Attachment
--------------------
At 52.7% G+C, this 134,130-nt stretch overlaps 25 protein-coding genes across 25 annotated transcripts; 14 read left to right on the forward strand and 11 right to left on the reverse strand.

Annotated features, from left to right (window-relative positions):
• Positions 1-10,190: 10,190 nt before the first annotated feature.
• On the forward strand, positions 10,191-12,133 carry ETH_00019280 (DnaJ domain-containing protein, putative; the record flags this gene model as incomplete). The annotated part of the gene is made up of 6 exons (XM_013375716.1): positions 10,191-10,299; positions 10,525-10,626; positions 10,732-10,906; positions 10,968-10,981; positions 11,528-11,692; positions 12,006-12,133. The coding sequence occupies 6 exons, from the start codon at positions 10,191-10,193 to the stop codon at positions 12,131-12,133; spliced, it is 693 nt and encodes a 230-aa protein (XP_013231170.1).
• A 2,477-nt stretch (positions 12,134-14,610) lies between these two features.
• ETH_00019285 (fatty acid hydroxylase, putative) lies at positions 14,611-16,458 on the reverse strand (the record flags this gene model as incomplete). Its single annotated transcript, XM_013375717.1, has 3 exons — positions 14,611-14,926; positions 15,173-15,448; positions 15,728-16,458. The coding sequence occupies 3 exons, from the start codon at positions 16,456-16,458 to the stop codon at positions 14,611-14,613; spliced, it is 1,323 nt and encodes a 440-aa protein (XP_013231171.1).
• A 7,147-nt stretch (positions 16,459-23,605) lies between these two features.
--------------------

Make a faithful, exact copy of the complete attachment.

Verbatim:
At 52.7% G+C, this 134,130-nt stretch overlaps 25 protein-coding genes across 25 annotated transcripts; 14 read left to right on the forward strand and 11 right to left on the reverse strand.

Annotated features, from left to right (window-relative positions):
• Positions 1-10,190: 10,190 nt before the first annotated feature.
• On the forward strand, positions 10,191-12,133 carry ETH_00019280 (DnaJ domain-containing protein, putative; the record flags this gene model as incomplete). The annotated part of the gene is made up of 6 exons (XM_013375716.1): positions 10,191-10,299; positions 10,525-10,626; positions 10,732-10,906; positions 10,968-10,981; positions 11,528-11,692; positions 12,006-12,133. The coding sequence occupies 6 exons, from the start codon at positions 10,191-10,193 to the stop codon at positions 12,131-12,133; spliced, it is 693 nt and encodes a 230-aa protein (XP_013231170.1).
• A 2,477-nt stretch (positions 12,134-14,610) lies between these two features.
• ETH_00019285 (fatty acid hydroxylase, putative) lies at positions 14,611-16,458 on the reverse strand (the record flags this gene model as incomplete). Its single annotated transcript, XM_013375717.1, has 3 exons — positions 14,611-14,926; positions 15,173-15,448; positions 15,728-16,458. The coding sequence occupies 3 exons, from the start codon at positions 16,456-16,458 to the stop codon at positions 14,611-14,613; spliced, it is 1,323 nt and encodes a 440-aa protein (XP_013231171.1).
• A 7,147-nt stretch (positions 16,459-23,605) lies between these two features.